On March 27th 2019, India joined the elite club of nations who posses an anti-satellite technology. The technology mission (Mission Shakti) was led by Defence Research and Development Organisation (DRDO) to strengthen India’s overall security. The capability of attacking a satellite in an orbit closer to Earth shall give a tactical edge to the country.
Anti-Satellite Weapons (ASAT)
- ASAT are space weapons designed to incapacitate or destroy satellites for strategic military purposes.
- Space weapons can attack space weapons in orbit (ASAT), attack targets on the earth from space or disable missiles travelling through space.
- ASAT missiles are of two types – Kinetic or Non-Kinetic.
- Kinetic A-SAT physically strikes an object and destroys it like ballistic missile.
- Non-Kinetic A-SAT use non-physical means to disable/destroy a space object like frequency jamming.
- The theoretical range of A-SAT weapons is limited to 20,000km.
- The capabilities of ASAT have been demonstrated by United States, Russia, China and India.
- Israel is said to be on the path of developing its ASAT technology.
- An ASAT:
- Intercept, jam communication or military satellites of enemy countries.
- Access critical information about troop movements or incoming missiles.
- Launch cyber-attacks on space systems and direct laser-based weapons.
- ASAT weapons technology is complicated involving highly reliable surface-to-air ballistic missiles and long-range radar and tracking systems.
Previous ASAT missions:
- 1959: USA performs first anti-satellite test. An air-launched ballistic missile was fired from B-47 bomber at Explorer VI satellite.
- 1963: Soviet Union acquires ASAT technology.
- 1985: America tested AGM-135, launched from a F-15 fighter jet and destroyed its own satellite Solwind P 78-1.
- 2007: China enters anti-satellite arena. It destroyed old weather satellite in a high, polar orbit.
- 2008: USA carried out Operation Burnt Frost to destroy a defunct spy satellite.
- 27th March 2019: India became the fourth nation to acquire ASAT technology.
Mission Shakti is a joint programme of the Defence Research and Development Organisation (DRDO) and the Indian Space Research Organisation (ISRO).
- As part of the mission, an anti-satellite (A-SAT) weapon was launched and targeted an Indian satellite which had been decommissioned. Mission Shakti was carried out from DRDO’s testing range in Odisha’s Balasore.
India has for the first time tested and successfully demonstrated its capability to intercept a satellite and shoot it down in space based on complete indigenous technology.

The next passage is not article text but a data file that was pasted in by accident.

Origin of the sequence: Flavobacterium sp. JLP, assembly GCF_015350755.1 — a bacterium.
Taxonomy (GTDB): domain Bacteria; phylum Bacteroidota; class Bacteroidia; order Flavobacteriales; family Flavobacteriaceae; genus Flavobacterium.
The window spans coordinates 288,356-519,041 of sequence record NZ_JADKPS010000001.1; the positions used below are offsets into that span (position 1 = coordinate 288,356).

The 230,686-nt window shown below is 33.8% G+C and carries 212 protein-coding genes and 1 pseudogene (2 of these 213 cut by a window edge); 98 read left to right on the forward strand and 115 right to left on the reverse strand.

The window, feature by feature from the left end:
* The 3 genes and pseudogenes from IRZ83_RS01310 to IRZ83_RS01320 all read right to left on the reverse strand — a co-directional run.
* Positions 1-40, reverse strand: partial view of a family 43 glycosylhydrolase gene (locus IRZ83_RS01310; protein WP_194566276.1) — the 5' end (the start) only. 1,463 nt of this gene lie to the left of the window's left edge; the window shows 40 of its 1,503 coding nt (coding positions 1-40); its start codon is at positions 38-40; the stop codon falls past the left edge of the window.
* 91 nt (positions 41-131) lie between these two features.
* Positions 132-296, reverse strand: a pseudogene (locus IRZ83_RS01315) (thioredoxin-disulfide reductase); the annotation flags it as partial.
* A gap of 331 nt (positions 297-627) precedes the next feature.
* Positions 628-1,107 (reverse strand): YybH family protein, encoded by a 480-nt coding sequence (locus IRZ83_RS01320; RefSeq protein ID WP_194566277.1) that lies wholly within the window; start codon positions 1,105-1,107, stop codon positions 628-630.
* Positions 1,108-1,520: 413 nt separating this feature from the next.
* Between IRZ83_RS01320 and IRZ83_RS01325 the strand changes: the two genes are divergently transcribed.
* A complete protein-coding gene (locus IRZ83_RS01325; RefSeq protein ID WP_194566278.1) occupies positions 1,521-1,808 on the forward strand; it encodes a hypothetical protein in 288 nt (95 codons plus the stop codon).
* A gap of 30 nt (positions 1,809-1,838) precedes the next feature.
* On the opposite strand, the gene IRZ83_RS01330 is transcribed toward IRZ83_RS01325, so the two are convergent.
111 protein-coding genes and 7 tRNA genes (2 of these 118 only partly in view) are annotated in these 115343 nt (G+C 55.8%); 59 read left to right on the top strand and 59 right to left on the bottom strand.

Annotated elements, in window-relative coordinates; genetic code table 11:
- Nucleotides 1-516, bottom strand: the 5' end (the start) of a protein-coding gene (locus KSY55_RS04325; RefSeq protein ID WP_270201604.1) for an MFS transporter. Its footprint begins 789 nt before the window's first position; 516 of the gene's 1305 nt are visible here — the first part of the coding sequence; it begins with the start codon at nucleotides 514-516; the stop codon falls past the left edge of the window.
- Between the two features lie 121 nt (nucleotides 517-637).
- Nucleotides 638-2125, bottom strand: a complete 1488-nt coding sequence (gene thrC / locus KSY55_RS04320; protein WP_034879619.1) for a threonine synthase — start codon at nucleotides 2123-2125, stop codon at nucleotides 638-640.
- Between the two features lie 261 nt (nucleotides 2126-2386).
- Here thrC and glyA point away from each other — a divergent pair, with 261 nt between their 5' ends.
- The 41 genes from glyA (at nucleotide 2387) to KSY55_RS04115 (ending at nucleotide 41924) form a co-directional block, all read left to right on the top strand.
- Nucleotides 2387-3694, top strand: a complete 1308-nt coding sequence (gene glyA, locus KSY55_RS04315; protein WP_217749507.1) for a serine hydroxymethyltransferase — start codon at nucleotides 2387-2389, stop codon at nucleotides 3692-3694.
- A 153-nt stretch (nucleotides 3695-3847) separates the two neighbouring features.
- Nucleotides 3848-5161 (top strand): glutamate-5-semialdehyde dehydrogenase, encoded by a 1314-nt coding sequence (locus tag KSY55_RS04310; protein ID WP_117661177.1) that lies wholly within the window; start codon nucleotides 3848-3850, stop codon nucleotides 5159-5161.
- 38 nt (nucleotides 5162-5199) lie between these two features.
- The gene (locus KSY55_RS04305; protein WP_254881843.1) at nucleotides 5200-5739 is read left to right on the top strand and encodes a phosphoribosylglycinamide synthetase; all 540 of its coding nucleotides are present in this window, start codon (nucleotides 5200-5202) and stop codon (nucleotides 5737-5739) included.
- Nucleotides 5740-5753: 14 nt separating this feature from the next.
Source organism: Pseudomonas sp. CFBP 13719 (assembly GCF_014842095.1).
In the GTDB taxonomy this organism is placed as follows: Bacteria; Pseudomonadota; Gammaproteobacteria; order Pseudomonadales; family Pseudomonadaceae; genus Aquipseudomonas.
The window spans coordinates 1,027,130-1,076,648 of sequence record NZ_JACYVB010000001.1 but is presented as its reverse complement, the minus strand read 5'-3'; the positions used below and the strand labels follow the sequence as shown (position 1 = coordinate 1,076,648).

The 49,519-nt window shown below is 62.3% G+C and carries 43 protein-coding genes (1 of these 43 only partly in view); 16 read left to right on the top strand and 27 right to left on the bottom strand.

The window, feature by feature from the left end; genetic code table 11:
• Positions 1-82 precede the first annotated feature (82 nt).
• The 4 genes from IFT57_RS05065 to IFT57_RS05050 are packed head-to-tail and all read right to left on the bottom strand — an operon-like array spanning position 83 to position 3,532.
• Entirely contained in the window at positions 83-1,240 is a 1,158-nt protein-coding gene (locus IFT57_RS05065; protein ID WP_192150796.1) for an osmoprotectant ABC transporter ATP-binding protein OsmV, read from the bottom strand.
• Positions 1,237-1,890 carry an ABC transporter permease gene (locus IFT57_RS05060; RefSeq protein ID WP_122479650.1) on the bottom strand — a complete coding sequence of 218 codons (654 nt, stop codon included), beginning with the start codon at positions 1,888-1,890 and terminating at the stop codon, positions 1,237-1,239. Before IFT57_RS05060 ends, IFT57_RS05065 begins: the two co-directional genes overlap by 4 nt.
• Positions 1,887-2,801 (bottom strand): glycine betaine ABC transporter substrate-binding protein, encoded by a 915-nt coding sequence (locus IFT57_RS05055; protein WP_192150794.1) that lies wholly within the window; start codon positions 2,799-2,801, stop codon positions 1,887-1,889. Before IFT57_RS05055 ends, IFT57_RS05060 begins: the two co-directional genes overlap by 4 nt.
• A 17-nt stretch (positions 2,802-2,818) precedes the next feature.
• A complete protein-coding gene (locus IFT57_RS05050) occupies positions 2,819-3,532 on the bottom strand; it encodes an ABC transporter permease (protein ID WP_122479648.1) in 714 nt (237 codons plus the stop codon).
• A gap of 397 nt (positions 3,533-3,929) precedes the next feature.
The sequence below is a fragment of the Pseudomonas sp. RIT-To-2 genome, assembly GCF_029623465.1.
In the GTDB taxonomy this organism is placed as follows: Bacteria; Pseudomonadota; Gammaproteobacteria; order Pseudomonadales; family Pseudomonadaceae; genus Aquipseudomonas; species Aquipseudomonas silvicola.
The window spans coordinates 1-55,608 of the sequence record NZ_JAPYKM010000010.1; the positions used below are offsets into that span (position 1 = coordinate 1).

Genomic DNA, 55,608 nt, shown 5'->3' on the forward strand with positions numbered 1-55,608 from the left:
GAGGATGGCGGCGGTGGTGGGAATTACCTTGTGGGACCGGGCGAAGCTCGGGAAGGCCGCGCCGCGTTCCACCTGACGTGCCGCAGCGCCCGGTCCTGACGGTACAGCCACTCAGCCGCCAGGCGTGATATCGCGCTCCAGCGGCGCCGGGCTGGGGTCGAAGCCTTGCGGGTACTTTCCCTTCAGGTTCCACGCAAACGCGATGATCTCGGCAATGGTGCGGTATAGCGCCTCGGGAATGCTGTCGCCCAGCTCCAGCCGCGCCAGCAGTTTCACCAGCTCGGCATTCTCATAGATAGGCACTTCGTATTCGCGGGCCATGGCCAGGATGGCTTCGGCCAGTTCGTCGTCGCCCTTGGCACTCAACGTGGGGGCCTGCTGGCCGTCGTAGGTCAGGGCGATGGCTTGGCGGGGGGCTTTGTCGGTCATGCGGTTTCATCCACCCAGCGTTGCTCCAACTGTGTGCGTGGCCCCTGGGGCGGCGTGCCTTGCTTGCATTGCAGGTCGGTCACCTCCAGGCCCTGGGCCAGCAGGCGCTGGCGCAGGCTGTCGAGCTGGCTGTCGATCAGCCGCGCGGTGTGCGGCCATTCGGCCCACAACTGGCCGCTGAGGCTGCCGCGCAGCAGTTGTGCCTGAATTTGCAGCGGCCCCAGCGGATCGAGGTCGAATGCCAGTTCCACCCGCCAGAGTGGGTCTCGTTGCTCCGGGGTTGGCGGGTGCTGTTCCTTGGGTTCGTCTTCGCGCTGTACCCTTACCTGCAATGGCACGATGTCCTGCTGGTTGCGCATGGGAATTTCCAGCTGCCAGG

India is only the 4th country to acquire such a specialised and modern capability, and Entire effort is indigenous. Till now, only the US, Russia and China had the capability to hit a live target in space.
A large number of crucial applications are now satellite-based. These include navigation systems, communication networks, broadcasting, banking systems, stock markets, weather forecasting, disaster management, land and ocean mapping and monitoring tools, and military applications.
The ability to bring down an enemy’s missile, therefore, gives a country the capability to cripple critical infrastructure of the other country, rendering their weapons useless.
India’s space programme is a critical backbone of India’s security, economic and social infrastructure.
Mission Shakti has ensured that India secures a place in the space power league by shooting down the satellite which was orbiting at an altitude of 300 km.
Problem of Space Debris
Space debris, also called space junk, artificial material that is orbiting Earth but is no longer functional.
Anything launched into the space remains in space, almost forever, unless it is specifically brought down or slowly disintegrate over decades or centuries.
With countries launching more and more satellites, each one of them being a strategic or commercial asset, avoiding collisions could become a challenge in the future.
According to the European Space Agency, there were an estimated 7,50,000 objects of size one cm or above in space.
A satellite that is destroyed by a missile disintegrates into small pieces, and adds to the space debris.
The threat from the space debris is that it could collide with the operational satellites and render them dysfunctional. According to the ESA, space debris is one of the principal threats to satellites.
The successful development of ASAT technology has improved India’s space power. It has demonstrated its capability to intercept any satellite. So, it has created a deterrence mechanism for its space satellites which are doing various military and civilian services.
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